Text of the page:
AWol will of course say that they said from the start that the "war on terror" would be long and hard, ignoring the fact that everything he has done since stealing office, and especially since 9/11, has worked to make it longer and harder. But it seems clear to me that this is exactly what he wanted. Money flows out of school breakfasts into Halliburton boardrooms and on to Republican fundraisers, allowing the cycle to continue. Bush is a crock, the war on terror is a crock, Congress is a crock, our current system of "government" is a crock.

Land of the Free?
This letter was forwarded to me through the Kucinich campaign. You may find it interesting.

This is from Frank Amrose and Marie Mason of Sweetwater Alliance, those who have received the subpeonas for the grand jury. This was about a protest at Ford on Friday, Nov. 7 from 4:00-6:00 PM in Dearborn. Kucinich folks, were you there? If so, please tell what happened in the protest.

Protesting is illegal in Dearborn, MI according to the police. We (Marie, Andrei, and myself) showed up at Village Ford this evening (friday) to have a peaceful picket as part of the national day of action at Ford. We did not even have our 3 foot by 4 foot banner unfurled when a police car came screeching up the sidewalk and nearly hit Marie. It scared her and caused her to drop her camera. The cop jumped out and yelled at us to leave now or be arrested. He said we could not protest here. I said, "where, in America?" He did not respond. He asked for our ID's aggressively, which we refused to give him. In the US, you are not required to have or show an ID on your person or show ID while walking on the sidewalk, no matter how gruffly the request is made. In the meantime, Marie called our attorney, Buck Davis. While he was on the line, the cop tried to illegally search me. I told him that I did not consent to a search and unless I was under arrest, he did not have that right. He told me he did. Marie told him that he should talk to our attorney, as there have been supreme court cases guaranteeing the right to not be unreasonably searched.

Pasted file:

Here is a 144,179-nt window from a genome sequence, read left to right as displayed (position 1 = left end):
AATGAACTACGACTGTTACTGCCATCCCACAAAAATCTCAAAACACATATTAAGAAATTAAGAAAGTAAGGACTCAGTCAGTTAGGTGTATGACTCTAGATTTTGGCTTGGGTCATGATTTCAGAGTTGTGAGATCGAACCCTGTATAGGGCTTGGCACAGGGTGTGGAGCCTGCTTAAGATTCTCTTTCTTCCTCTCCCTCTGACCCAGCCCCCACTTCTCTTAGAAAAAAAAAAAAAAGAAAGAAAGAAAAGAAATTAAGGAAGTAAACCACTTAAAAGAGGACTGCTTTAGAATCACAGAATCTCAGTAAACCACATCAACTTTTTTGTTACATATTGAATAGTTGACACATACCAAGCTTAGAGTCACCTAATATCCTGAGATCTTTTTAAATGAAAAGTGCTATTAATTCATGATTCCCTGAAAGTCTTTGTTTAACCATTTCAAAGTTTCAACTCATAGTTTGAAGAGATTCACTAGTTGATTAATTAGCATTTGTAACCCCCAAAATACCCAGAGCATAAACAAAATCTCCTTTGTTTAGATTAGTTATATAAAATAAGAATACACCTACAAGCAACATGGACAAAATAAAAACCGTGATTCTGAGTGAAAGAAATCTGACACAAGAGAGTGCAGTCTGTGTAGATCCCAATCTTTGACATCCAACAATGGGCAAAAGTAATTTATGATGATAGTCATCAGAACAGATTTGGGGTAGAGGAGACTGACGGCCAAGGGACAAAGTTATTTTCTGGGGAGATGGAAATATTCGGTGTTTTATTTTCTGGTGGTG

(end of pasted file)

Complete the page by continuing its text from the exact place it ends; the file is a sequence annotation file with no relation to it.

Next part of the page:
We ended up leaving, as we did not want to get arrested. We figured the grand jury subpoenas and Marie's court cases were enough to deal with for one week. As we were trying to drive away, they pulled us over. Again the police tried to get all of our ID's, but everyone but Andrei (who was driving) refused, as is our right. The cop said that he wanted our ID's as a part of an investigation. We told him that unless we were under arrest, then we would not identify ourselves or show our ID's.

We still had our attorney on the line, and offered again to the officers to talk to Buck. They said they did not want to talk to him. We then told him that we wanted to leave because we didnt have anything to say to them regarding their investigation of the attempted picket at the Ford Dealership. He then took the drivers info down and gave Andrei his license back and told us we were free to go. They followed us until we left Dearborn.

It is a pretty surreal experience to be run out of town. It just goes to show who really calls the shots in Dearborn--Ford. We are not sure if others tried to come to the protest and were similarly run out, but hopefully not.